Moving forward—focusing on two key areas

Today I want to focus on two aspects of international education which I believe will be fundamentally important to the future of Australian international education: quality and the student experience.

To remain competitive we need to:

  • continue to enhance our quality education and training system and ensure that Australia’s reputation for world-class education is maintained and strengthened; and
  • further improve student experiences, particularly students’ living experiences and safety.

Quality—a cornerstone

Australia needs a highly regarded, high-quality and internationally relevant education and training system, one which provides students, both Australian and international, with the skills and knowledge they need to participate fully in our globally engaged economy and society.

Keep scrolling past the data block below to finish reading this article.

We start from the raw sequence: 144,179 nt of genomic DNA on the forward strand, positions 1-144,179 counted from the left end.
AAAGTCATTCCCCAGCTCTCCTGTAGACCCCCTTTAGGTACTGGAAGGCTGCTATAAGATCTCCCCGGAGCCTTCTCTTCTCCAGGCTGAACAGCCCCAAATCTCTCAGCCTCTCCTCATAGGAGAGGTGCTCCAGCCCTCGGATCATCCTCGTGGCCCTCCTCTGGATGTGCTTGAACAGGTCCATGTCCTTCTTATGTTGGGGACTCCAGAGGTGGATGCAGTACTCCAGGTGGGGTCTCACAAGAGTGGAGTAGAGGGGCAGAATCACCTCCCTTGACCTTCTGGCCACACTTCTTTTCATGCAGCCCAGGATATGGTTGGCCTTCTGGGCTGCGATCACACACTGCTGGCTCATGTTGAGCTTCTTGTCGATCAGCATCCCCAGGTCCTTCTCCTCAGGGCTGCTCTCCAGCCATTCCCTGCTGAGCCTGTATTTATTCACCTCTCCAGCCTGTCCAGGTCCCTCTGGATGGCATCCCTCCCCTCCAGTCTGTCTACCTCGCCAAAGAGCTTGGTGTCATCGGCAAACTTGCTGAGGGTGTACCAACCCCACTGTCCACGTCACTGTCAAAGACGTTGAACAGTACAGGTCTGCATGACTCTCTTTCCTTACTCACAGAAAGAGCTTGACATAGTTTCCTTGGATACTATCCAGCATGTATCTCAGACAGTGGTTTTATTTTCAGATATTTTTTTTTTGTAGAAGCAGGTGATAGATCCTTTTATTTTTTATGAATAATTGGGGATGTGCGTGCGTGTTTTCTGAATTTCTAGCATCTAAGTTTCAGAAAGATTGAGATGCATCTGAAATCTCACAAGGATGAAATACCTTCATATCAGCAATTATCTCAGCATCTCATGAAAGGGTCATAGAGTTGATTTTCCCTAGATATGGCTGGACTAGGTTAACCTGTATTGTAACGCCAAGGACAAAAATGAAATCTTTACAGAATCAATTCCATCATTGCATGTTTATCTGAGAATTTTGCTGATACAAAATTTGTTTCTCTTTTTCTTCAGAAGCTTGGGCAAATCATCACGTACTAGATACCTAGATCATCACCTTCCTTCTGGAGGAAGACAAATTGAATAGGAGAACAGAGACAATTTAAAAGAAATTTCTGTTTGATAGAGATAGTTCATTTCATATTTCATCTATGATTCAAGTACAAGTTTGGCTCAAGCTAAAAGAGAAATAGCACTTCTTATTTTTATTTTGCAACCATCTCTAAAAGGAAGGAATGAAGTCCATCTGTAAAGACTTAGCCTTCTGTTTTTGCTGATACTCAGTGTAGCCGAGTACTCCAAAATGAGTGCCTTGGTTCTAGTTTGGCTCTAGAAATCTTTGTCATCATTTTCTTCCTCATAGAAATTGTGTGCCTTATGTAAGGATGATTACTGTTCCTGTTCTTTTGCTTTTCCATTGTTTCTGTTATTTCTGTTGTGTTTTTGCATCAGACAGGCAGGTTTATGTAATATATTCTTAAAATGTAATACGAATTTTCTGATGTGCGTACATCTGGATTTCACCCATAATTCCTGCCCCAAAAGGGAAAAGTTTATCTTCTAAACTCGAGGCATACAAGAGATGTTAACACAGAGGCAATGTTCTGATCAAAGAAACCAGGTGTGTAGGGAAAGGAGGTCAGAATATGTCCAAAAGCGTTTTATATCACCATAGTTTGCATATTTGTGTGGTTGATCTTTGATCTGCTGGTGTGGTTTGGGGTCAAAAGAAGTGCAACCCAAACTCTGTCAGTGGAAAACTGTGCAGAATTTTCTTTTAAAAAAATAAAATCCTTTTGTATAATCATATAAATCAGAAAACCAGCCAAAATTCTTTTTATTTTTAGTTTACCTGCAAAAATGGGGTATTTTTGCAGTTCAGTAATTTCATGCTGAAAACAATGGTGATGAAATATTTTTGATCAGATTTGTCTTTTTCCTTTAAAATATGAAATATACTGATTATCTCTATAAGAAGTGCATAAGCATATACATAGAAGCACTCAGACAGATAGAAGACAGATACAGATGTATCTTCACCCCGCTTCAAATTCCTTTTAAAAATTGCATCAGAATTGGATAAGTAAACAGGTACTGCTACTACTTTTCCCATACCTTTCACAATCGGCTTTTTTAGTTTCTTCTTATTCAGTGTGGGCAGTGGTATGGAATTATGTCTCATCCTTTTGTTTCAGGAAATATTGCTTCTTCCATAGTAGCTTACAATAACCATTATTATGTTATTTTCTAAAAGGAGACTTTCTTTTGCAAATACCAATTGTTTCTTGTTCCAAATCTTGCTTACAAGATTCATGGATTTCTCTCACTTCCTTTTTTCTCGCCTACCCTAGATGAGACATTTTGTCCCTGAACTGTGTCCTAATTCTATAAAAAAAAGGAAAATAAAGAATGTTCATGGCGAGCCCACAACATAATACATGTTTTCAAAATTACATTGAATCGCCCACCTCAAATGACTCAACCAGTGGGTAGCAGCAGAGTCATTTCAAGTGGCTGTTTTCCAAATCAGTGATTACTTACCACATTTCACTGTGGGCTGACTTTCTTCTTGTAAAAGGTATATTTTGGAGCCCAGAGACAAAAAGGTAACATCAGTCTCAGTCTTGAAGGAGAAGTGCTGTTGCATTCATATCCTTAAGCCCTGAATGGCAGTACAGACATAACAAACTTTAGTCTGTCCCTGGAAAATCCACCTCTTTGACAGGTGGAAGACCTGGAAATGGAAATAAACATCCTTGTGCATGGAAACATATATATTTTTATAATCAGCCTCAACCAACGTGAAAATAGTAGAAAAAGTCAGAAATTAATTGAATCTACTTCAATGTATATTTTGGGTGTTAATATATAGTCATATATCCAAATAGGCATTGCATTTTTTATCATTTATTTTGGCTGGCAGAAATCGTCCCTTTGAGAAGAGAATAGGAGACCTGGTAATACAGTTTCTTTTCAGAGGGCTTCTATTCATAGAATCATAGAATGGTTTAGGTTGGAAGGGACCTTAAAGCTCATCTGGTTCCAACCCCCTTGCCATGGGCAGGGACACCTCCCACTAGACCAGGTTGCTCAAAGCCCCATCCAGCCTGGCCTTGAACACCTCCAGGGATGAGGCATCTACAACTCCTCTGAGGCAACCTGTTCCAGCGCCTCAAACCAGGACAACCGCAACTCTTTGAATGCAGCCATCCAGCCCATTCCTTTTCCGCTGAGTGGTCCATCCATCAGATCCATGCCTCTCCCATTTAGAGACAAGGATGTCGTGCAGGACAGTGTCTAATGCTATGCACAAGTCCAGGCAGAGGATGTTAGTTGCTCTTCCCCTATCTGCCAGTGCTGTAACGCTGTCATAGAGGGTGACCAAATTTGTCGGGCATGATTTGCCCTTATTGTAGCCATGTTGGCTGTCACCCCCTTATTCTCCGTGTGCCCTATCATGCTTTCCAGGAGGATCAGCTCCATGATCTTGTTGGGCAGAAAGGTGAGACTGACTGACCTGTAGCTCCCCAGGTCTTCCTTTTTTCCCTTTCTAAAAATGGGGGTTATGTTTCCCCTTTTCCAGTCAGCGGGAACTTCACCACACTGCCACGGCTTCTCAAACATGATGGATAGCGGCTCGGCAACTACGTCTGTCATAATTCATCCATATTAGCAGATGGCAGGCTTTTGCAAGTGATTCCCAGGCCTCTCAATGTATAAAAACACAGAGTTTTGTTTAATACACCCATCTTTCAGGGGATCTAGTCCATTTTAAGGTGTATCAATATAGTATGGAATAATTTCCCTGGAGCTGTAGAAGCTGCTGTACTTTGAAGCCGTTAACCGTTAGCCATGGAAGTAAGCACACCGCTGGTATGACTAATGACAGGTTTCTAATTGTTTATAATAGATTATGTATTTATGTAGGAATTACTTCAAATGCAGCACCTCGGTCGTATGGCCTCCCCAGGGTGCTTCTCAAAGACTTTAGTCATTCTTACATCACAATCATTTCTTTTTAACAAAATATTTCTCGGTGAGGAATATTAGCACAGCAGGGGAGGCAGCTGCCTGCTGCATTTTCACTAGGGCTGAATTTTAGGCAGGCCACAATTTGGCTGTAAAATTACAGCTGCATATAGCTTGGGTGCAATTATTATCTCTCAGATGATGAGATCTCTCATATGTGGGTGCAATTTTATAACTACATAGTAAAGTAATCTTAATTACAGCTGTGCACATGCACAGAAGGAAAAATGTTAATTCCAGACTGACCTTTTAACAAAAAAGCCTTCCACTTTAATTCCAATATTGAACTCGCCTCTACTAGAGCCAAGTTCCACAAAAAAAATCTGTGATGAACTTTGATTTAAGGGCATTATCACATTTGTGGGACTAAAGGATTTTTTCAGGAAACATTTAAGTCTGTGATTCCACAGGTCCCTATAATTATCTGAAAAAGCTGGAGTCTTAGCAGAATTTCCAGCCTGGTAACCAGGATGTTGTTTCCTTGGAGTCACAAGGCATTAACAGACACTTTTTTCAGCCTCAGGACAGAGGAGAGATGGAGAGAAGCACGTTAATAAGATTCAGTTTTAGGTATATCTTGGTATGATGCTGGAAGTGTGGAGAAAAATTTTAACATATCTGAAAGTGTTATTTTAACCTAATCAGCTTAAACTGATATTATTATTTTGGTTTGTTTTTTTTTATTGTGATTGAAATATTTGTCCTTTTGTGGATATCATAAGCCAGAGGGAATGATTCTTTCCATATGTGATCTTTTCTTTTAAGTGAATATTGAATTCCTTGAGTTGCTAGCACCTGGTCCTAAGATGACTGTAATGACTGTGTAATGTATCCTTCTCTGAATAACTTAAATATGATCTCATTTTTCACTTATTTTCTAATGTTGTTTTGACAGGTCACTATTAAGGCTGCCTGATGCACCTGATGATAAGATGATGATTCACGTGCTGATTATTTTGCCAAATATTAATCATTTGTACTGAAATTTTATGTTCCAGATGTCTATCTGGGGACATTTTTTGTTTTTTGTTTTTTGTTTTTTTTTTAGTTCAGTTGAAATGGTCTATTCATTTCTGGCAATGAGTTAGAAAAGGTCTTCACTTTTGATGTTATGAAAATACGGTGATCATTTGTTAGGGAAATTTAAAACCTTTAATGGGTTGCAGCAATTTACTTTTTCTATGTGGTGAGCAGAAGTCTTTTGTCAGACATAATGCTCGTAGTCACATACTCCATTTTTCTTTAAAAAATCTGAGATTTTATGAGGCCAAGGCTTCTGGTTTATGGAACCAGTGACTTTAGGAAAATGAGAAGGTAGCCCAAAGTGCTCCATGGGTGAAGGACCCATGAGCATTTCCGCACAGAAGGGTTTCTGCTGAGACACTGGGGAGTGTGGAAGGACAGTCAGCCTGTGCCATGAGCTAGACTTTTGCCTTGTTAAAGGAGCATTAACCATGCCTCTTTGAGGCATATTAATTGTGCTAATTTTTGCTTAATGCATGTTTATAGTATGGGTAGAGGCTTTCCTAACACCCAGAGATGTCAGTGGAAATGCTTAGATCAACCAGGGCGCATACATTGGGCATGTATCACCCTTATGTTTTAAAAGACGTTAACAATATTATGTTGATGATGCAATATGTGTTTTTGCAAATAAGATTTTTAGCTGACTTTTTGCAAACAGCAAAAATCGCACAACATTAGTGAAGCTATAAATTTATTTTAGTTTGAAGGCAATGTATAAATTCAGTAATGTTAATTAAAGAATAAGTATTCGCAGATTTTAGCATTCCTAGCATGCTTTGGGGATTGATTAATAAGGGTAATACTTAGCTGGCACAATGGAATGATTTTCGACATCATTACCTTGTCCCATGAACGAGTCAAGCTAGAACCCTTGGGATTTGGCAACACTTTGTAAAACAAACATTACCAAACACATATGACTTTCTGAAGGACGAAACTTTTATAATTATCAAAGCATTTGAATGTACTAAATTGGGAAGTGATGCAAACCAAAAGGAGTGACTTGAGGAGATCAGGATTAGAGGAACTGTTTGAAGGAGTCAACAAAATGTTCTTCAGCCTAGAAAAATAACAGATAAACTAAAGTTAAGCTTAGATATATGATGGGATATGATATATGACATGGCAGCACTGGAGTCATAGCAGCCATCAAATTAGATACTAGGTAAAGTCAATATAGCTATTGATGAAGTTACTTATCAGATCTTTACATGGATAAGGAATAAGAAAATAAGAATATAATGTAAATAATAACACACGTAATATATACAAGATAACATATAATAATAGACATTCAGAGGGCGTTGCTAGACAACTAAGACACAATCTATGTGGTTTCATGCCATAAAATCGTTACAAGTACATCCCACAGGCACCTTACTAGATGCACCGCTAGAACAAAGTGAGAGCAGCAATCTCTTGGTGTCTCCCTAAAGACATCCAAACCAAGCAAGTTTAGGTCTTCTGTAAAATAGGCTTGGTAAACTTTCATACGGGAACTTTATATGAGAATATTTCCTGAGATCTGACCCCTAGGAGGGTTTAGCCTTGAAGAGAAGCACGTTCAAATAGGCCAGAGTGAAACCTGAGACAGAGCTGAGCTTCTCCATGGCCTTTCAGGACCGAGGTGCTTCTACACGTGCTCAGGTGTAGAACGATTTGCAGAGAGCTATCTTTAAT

The Bradley review found that the future of Australia’s higher education system rests on continuing to ensure its quality and reputation. In responding to the Bradley review the Australian government has committed to the creation of Tertiary Education Quality and Standards Agency (TEQSA), which will oversee the new framework for quality assurance and regulation. It will accredit providers, carry out audits of standards and performance and streamline current regulatory arrangements and provide for national consistency. A national approach to regulation and quality assurance will mean Australia’s knowledge and skills needs can be met in a more efficient and transparent way, enabling higher education providers to focus on what they do best—providing quality higher education.